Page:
By Matt Blanchard
City Council voted unanimously on Thursday to put a casino referendum on the May 15 primary ballot. If approved by voters, the measure would amend the city charter and could bar any casino from locating within 1,500 feet of any residential neighborhood.
That requirement would effectively banish the Foxwoods casino from its site on the South Philadelphia waterfront and stop the SugarHouse casino from developing its proposed location in Fishtown.
Indeed, if voters approve the measure, initial calculations suggest casinos would be restricted to only a handful of sites, including a corner of the Navy Yard, a spot beneath the Betsy Ross Bridge, and the airport.
“This is a matter that will affect the City of Philadelphia for decades to come,” Councilman Frank DiCicco said as he urged his colleagues to support the ballot measure. “[The referendum] may be voted up. It may be voted down. But we are the last line of defense. We shouldn’t take the position to silence the people of Philadelphia, as state lawmakers did.”
Both proposed casinos are sited in DiCicco’s district.
The council vote also brought swift reaction from the Pennsylvania Gaming Control Board, which gave SugarHouse and Foxwoods approval in December to build along the Delaware River.
Tad Decker, the gaming board’s chairman, said the agency will challenge the legality of the ballot question since it contradicts the state law that legalized slot machines and authorized two casinos in Philadelphia.
“It’s clearly a violation of the gaming act,” Decker told reporters after the board’s public meeting in Harrisburg. “They’re not allowed to pass it.”
The agency likely will ask the state Supreme Court to take the case and prevent the Philadelphia city clerk from authorizing the question for the ballot, Decker said.
The 17-0 vote was the result of hard campaigning by anti-casino activists, who raised 27,000 petition signatures in support of the measure.
“This is the culmination of the work of thousands of residents across the city. We’ve been working for over a year to get our voices heard,” said Anne Dicker of Casino Free Philadelphia. “Today, city council unanimously gave us the right to vote. Today we feel jubilant, absolutely jubilant.”
Also pushing for the measure was the longshoreman’s union, worried that casino traffic will strangle port operations, which they argue can create 130,000 new jobs through expansion in the coming years.
“The congestion casinos create on our active port facilities will be the demise of our industry,” said Jim Paylor, vice president of the International Longshoremen’s Association. “The vote today will slow down the process, and give everyone a chance to look at this thing in detail.”
Both groups packed council chambers yesterday, waving signs that read: “No Casino Here” and “What would Billy Penn Think?” At the vote, they erupted into applause and let out shouts of “Thank you!”
Opposing the measure were members of the building trades and supporters of Sugarhouse Casino, armed with placards reading “Sugarhouse Now.” After the vote, Sugarhouse spokesman Dan Fee reminded reporters that the original casino legislation received broad support among legislators in Harrisburg, and that Ed Rendell won a landslide victory in the 2002 governor’s race, promising to bring slot gambling to the state to fund education and tax relief.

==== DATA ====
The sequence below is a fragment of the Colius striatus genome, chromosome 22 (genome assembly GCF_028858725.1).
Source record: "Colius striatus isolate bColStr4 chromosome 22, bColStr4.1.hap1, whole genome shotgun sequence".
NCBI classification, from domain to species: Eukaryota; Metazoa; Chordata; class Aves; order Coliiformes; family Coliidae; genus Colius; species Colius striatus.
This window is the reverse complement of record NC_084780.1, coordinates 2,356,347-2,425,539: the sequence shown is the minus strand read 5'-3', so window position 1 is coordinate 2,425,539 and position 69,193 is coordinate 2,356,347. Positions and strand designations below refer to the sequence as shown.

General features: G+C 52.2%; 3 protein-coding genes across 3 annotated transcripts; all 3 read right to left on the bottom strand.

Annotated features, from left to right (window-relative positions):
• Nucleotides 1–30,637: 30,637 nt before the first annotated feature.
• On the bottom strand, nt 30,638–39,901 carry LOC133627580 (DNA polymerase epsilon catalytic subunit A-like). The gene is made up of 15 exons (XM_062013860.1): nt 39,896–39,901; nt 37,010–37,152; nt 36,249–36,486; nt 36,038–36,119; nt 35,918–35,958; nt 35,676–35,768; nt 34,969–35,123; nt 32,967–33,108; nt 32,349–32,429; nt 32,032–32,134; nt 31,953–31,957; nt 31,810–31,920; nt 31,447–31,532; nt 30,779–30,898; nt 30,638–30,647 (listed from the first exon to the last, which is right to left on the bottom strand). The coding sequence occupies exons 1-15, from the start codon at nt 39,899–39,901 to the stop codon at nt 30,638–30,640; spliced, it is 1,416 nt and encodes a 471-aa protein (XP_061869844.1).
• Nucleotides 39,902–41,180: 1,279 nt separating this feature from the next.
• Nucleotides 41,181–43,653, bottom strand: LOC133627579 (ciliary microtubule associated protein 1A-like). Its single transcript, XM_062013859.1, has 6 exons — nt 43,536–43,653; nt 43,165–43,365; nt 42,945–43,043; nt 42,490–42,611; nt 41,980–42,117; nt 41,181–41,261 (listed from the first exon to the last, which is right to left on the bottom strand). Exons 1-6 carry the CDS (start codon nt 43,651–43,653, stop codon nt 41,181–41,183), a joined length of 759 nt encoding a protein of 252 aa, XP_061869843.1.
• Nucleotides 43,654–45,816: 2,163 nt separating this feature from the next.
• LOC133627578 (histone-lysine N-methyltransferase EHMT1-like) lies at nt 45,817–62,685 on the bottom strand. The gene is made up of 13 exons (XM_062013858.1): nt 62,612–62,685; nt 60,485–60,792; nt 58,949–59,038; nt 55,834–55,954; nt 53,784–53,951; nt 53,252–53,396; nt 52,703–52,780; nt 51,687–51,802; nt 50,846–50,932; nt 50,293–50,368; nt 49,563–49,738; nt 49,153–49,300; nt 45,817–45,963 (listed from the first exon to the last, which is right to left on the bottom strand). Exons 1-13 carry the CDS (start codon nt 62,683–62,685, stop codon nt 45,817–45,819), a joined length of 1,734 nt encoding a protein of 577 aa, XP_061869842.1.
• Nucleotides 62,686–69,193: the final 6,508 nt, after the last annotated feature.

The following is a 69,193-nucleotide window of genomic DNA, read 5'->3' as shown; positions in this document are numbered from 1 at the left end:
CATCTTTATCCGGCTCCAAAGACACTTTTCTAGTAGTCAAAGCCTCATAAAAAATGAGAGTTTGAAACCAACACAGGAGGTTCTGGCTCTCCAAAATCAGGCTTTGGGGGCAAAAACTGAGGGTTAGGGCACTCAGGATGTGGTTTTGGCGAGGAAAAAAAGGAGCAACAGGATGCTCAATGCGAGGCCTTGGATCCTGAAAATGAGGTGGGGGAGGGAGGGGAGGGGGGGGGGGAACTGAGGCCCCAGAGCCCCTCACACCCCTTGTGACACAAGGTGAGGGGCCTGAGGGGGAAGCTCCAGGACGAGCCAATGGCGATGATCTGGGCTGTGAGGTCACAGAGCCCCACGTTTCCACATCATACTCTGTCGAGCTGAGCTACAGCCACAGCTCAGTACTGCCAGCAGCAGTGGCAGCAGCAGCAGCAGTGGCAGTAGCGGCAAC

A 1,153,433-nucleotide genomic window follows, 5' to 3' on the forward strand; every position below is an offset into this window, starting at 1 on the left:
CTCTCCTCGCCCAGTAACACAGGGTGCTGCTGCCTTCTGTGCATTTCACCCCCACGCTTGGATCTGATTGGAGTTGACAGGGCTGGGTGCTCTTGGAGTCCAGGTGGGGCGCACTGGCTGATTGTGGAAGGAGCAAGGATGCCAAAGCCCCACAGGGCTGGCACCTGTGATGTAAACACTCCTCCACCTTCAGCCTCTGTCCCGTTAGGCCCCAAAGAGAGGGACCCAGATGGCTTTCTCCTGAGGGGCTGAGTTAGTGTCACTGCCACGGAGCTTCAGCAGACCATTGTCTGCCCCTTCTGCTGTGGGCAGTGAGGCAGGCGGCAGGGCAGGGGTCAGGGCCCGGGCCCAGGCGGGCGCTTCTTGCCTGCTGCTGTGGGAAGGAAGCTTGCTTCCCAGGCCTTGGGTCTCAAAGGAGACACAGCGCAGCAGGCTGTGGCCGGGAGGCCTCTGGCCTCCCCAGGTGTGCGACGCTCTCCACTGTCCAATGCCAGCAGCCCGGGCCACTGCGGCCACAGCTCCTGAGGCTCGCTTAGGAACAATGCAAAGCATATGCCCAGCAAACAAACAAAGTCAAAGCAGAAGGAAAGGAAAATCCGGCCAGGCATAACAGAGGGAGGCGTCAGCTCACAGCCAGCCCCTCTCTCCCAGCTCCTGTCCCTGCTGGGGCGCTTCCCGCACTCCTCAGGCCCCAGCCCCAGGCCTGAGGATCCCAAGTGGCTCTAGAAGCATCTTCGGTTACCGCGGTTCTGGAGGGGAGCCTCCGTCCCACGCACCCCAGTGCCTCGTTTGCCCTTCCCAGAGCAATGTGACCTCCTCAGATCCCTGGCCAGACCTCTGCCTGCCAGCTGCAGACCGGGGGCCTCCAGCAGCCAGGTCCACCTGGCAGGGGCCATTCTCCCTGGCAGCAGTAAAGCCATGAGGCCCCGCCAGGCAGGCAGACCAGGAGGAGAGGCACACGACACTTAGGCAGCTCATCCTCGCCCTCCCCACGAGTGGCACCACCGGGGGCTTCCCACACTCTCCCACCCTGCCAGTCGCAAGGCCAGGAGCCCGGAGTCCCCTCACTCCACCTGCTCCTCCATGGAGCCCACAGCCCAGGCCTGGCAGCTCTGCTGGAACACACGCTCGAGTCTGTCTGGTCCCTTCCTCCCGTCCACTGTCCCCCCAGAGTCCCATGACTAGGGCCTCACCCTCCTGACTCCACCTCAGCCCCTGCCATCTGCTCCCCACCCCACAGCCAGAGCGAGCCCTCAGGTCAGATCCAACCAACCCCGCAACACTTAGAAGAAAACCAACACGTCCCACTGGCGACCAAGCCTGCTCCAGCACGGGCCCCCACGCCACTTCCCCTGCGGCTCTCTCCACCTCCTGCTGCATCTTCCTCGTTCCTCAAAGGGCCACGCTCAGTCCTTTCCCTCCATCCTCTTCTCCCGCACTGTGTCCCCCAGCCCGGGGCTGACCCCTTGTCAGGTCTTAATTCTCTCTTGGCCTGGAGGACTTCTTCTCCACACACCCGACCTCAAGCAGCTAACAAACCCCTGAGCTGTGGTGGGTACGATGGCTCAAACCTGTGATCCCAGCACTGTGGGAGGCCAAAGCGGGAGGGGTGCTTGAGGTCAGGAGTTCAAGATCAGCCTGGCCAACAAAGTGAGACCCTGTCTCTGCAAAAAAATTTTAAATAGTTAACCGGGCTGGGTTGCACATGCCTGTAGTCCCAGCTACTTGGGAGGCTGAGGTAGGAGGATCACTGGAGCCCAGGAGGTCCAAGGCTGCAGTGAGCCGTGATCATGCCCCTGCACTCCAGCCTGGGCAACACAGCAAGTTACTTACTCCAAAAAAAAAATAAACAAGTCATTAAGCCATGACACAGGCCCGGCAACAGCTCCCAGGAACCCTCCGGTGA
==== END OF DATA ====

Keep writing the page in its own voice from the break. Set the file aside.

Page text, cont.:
“Every single member of the Philadelphia delegation voted for [casinos]. Ed Rendell was reelected even after he said two casinos were going to Philadelphia, and everyone knew who the applicants were,” Fee said. “Make no mistake, the vote today was a vote against tax cuts, against jobs for people who live and work in Philadelphia, and it was a vote against additional funding for our schools.”
Despite Thursday’s vote, the anti-casino movement faces several obstacles.
The first obstacle is the Street administration, which supports casino gambling. City Solicitor Romulo L. Diaz Jr. has suggested that the anti-casino measure conflicts with state law, and could be struck down by the second obstacle, State Supreme Court, where many feel a casino fight is inevitable.
A constitutional law professor at Temple University said the case would set up an interesting clash between the slots law and Philadelphia’s home rule authority under the state constitution.
The state Supreme Court has tended to side with the Legislature on other home rule issues, such as gun laws, said professor David Kairys.
“You can only make predictions, there’s no certain answer to this,” Kairys said. “But I would say that the way the Supreme Court has been going, it would probably rule against the interests in the city that want to limit gambling, or eliminate it.”
A third obstacle is the May 15 primary vote itself. Will the voters ban casinos? Casino-Free Philadelphia activists say they are preparing public education campaign to counter any public relations effort by the casinos.
Activists believe they have public opinion on their side. A poll of 500 residents commissioned by Casino Free Philadelphia suggests that 79 percent of Philadelphia voters support prohibiting casinos within 1,500 feet of residential communities, schools, playgrounds, and places of worship.
The Associated Press contributed to this story